The USDA rule mandating fruit and vegetables came into force in 2012, as a result of Michelle’s 2010 mandate (emphases mine below):

Titled “Impact of the National School Lunch Program on Fruit and Vegetable Selection,” the [Vermont] report noted that average waste increased from a quarter cup to more than one-third of a cup per tray. Observing students at two northeastern elementary schools during more than 20 visits to each, researchers took photos of students’ trays after they chose their items, as they were exiting the lunch line and again as they went by the garbage cans.

Admittedly, Vermont studied only two elementary schools in the Northeast, however, this tweet shows what a typical Michelle Meal looks like:

While her daughters enjoyed a daily choice of lunch items at the prestigious — and private — Sidwell Friends school, American children were left with unappetising selections resembling cat food.

Worse, the amount of food is paltry:

The Fox News report says that the documents they examined showed that:

some schools had to get creative in disposing of the food waste, feeding leftovers to pigs and other animals at nearby farms.

Before Michelle Obama got involved, many American high school students remembered yummy treats.

Several readers at The_Donald recalled lunch after 2010 (I’ve cleaned up the language in places):

They took away our French fries.

I know they removed soda from the machines and replaced with juice or some[thing].

Salt. My high school HAS NO SALT. There is plenty of pepper, but no salt to be found.

That’s funny considering you even get salt in jail

Underground privatized freedom cafe BTFO dystopian government tasteless “we’ll tell you what to like” food. Epic win.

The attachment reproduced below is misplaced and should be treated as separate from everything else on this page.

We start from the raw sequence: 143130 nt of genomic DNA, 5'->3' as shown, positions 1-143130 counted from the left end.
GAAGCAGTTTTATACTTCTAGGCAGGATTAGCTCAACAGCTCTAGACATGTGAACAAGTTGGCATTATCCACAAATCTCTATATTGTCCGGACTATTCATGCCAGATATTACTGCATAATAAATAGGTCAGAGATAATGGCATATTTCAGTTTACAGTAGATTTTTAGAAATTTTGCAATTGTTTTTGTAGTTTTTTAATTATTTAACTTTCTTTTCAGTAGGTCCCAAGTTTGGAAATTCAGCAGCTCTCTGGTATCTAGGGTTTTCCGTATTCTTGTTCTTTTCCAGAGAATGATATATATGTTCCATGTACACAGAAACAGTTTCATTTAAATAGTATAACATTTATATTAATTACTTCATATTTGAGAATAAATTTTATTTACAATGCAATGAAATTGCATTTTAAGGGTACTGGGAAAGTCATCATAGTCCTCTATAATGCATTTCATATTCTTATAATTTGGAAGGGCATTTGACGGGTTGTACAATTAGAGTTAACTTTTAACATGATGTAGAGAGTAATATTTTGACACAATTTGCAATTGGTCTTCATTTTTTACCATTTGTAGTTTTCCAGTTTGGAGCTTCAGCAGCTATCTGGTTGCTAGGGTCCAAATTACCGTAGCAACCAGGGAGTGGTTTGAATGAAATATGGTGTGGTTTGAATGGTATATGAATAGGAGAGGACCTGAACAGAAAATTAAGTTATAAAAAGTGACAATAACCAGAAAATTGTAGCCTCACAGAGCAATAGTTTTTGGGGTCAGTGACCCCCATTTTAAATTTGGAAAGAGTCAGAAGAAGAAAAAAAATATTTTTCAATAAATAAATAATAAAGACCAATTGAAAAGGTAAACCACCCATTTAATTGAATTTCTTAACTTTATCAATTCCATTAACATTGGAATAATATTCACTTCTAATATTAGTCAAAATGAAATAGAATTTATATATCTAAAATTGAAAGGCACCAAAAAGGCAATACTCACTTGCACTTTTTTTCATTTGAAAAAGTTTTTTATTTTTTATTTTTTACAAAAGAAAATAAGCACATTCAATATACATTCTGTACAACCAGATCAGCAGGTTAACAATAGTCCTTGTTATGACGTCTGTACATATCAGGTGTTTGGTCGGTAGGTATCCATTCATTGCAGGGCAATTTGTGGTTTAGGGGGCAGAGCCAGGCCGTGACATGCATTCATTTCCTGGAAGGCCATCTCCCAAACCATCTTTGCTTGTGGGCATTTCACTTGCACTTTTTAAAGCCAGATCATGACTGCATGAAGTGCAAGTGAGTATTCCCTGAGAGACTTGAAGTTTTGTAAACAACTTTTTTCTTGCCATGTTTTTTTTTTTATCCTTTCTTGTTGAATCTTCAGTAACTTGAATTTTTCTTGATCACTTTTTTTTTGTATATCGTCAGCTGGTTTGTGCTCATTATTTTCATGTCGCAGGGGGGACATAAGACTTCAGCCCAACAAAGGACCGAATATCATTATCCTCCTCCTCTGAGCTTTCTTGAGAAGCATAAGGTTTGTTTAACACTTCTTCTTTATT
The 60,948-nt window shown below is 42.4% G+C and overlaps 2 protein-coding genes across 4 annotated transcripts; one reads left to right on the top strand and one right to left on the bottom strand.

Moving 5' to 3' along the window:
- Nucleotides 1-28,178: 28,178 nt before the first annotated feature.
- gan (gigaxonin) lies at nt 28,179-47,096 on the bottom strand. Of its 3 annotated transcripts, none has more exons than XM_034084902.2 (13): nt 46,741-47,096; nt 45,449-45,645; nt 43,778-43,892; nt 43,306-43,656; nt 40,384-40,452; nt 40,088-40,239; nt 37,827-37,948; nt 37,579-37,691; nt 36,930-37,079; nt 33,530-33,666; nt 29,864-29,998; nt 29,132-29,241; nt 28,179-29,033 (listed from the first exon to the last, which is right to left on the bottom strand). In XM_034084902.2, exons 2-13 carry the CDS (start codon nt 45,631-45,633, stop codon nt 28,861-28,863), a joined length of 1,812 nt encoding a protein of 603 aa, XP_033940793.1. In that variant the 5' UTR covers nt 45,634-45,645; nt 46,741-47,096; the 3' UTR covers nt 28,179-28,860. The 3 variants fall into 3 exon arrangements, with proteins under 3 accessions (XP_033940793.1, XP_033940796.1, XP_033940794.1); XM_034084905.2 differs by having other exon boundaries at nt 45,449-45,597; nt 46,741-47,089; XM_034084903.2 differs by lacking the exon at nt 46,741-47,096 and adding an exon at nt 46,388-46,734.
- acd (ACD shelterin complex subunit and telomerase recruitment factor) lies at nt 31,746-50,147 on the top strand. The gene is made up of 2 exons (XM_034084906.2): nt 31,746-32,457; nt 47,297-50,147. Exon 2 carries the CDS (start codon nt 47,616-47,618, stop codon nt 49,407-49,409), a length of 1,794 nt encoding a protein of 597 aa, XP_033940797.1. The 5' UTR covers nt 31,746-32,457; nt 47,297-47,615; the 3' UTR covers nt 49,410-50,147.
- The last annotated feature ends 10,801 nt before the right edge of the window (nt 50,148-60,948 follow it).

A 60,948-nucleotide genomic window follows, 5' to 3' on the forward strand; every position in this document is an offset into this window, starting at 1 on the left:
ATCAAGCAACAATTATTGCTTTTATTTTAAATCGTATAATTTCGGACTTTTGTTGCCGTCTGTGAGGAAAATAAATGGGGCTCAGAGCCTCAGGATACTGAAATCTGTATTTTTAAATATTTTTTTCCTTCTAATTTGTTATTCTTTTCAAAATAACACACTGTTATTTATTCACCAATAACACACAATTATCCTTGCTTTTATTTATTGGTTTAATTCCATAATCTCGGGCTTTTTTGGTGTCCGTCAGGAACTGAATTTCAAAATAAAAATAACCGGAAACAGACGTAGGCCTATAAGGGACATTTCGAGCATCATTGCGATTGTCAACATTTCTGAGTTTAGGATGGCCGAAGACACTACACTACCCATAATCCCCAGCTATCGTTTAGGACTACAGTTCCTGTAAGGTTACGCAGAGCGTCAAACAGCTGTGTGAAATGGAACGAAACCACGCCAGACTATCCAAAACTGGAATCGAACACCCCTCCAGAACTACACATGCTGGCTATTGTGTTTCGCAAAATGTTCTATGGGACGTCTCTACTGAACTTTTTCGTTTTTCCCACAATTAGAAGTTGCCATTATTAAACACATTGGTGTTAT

At my school they started only letting kids have 1 condiment packet.

I graduated in 2015 and our lunches were so horrible that eventually the school didn’t make us pay for them

Ours were free too, and we still didn’t eat ’em.

The calorie restriction completely [mess]ed [up] athletes. Nothing says Lefty policy like bringing down the top performers.

Trump and the Republicans could really clean up with this for mid-term elections in 2018 and the next general election in 2020:

A lot of fifteen year old future Trump voters made today.

I imagine this will make quite a few Gen Z voters happy.

This will red-pill an entire generation. Crazy.

Some remembered luncheon delights before 2012, when the rules were fully implemented around the country:

I just graduated in ’16. The food my school was forced to serve after my freshman year was slop. We went from delicious stuffed crust pizza, bosco sticks, and food the great cafeteria cooks would make..to saltless garbage. I stopped eating it and so did many kids there. Its a shame too because I live in a decently poor rural area in TN so for a lot of kids it was their only meal, and it was complete garbage on a tray.